Political blogger Mark Bergfeld has written a review of Crucible of Resistance by Christos Laskos and Euclid Tsakalotos. The book challenges the mainstream accounts of the Greek Crisis, and critiques the world economic system.
The review begins by commending the authors on dividing their attention between the national and the international:
The authors successfully integrate the Greek crisis in the broader framework of the eurozone and world economy. They continuously highlight the interplay between the national and international; the neoliberalization of Greece after the collapse of the dictatorship in 1974 and the recurrence of capitalist crisis in different parts of the world.
Bergfeld then analyses several of the key points made in the book:
“The most likely resolution to the crisis will be either in the direction of a far more authoritarian capitalism or moves to transcend capitalism in some important dimensions.” (9) They aptly label this “the no-turning back thesis”. I would agree with their position insofar that every economic crisis results in fundamental instability of the political and its re-negotiation. The repercussions of the East Asian Financial Crisis of 1997 are still being mobilised around in Thailand to this very day. The consequences of this deep and prolonged crisis in Greece and other Southern European states (and even the Northern ones) will transform the European political landscape in an unprecedented and unimaginable way.
He mentions the few “sticking points” of the book, but concludes that while Laskos and Tsakalotos don’t have all the answers, their questions do prompt interesting discussions:
There are a few sticking points which the book does have. The authors seek to answer why social democracy vis-a-vis PASOK didn’t reassess its commitment to neoliberalism post the collapse of Lehman Brothers. The tentative answer they provide is that social-democratic parties and their members are “cognitively linked” to the neoliberal project. Thus, they cannot act beyond what they know from their own past experiences. Hollande in France, the German SPD and other formations are named as a living proof that social-democracy finds itself in crisis. Whether this crisis is structural, cyclical or secular is not answered. It also must be questioned whether quasi-psychological answers suffice to explain social-democracy’s demise. Their book might not have all the right answers to the questions but it can allow the kind of discussions which might arrive at them.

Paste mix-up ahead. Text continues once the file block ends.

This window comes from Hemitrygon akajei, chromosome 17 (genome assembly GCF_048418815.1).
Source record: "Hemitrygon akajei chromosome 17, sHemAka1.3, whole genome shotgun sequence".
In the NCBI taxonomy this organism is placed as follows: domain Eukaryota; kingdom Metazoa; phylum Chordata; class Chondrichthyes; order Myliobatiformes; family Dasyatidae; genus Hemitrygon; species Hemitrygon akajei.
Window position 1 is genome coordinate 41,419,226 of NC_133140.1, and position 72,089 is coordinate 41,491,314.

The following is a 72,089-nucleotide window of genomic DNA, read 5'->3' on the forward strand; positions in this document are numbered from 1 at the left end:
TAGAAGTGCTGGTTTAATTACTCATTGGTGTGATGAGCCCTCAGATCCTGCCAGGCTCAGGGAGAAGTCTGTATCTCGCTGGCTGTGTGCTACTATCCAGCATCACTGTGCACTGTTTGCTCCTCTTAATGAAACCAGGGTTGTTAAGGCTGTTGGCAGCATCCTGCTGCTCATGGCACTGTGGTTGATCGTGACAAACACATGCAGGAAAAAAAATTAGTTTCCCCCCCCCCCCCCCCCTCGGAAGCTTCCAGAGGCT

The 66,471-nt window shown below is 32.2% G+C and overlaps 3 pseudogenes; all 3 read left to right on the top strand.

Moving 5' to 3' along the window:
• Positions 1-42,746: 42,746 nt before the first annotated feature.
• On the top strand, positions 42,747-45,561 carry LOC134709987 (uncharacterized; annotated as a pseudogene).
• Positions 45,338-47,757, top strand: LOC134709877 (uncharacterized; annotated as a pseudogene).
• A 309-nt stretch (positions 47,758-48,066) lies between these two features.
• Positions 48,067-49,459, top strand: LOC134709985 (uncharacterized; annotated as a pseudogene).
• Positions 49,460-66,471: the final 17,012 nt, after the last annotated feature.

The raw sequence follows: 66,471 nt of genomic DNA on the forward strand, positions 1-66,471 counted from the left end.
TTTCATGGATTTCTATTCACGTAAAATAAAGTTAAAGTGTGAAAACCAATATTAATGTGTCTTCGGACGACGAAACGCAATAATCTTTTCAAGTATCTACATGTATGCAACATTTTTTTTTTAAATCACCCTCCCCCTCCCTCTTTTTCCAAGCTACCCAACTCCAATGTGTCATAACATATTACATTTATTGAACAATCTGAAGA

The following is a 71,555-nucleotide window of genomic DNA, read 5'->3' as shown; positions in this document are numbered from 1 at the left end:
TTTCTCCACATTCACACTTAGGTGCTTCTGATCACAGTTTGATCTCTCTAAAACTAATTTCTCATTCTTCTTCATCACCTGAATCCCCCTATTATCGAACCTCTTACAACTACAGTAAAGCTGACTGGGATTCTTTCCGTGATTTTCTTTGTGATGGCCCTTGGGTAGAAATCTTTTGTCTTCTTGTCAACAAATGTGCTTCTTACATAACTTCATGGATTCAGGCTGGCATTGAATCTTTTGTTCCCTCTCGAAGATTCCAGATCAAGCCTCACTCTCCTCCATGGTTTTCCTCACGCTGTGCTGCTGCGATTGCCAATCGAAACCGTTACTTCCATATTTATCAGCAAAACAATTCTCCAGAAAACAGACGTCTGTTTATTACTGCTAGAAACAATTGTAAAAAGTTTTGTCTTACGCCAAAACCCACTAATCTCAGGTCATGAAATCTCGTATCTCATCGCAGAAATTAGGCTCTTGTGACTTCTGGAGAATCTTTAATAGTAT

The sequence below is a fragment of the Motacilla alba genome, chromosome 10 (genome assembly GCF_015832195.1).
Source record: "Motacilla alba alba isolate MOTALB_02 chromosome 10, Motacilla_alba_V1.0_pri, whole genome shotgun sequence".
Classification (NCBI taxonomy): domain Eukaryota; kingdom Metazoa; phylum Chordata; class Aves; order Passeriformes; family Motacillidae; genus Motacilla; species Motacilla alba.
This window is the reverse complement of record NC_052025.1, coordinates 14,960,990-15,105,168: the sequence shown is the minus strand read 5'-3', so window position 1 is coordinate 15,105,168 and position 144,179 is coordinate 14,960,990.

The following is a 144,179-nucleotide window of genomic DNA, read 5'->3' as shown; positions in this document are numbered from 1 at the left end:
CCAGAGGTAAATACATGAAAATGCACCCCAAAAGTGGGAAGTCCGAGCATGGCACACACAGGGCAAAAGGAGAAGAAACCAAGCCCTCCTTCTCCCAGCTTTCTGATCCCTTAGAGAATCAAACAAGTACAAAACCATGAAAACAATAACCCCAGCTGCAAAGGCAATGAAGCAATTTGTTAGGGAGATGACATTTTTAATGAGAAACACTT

He ends in agreement with most of the authors’ points:
Especially for people outside of Greece it is interesting to read Laskos’ and Tsakalotos’ book. The importance they ascribe to mobilisíng labour against capital stands in stark opposition to Etienne Balibar or the Greek Communist Party (KKE) who suggest to mobilise ‘the people’ or, demos. Hereby, they place particular emphasis on “transformative structures” and projects of self-organisation. “People come to see the value of solidarity in practice and come to see politics, widely defined, can actually change things. [P]ractices that are antithetical to capitalist values can also play a key role, and the Left needs to think very seriously about the role of alternative practices” (144). I couldn’t agree more. However, these alternative practices can only be rendered meaningful if they form part of a strategy towards socialism. I think the authors would agree with me.
Read the article in full here.
To buy Crucible of Resistance by Christos Laskos and Euclid Tsakalotos, click on the cover image below.
“This book gives us a clear account of how Greece and the eurozone got into such a mess. It makes clear that the crisis is not only economic, but also one of growing regional and social inequalities and the retreat of democracy. More important still, the authors bring to the fore what the emerging radical left in Greece and elsewhere can do to get us out of the crisis.”
Alexis Tsipras, head of Syriza (Coalition of the Radical Left) and Leader of the Opposition in the Greek parliament
“The future of democracy in Greece is a matter for all of us in Europe. Laskos and Tsakalotos take us behind the headlines about ‘bailouts’ and ‘crisis’ and share with us both the challenges and the alternatives which Greeks are creating as they resist: from networks of solidarity to a new kind of political party with a strongly European perspective. Essential reading in the decisive months ahead.”
Hilary Wainwright, author of Reclaim the State: Experiments in Popular Democracy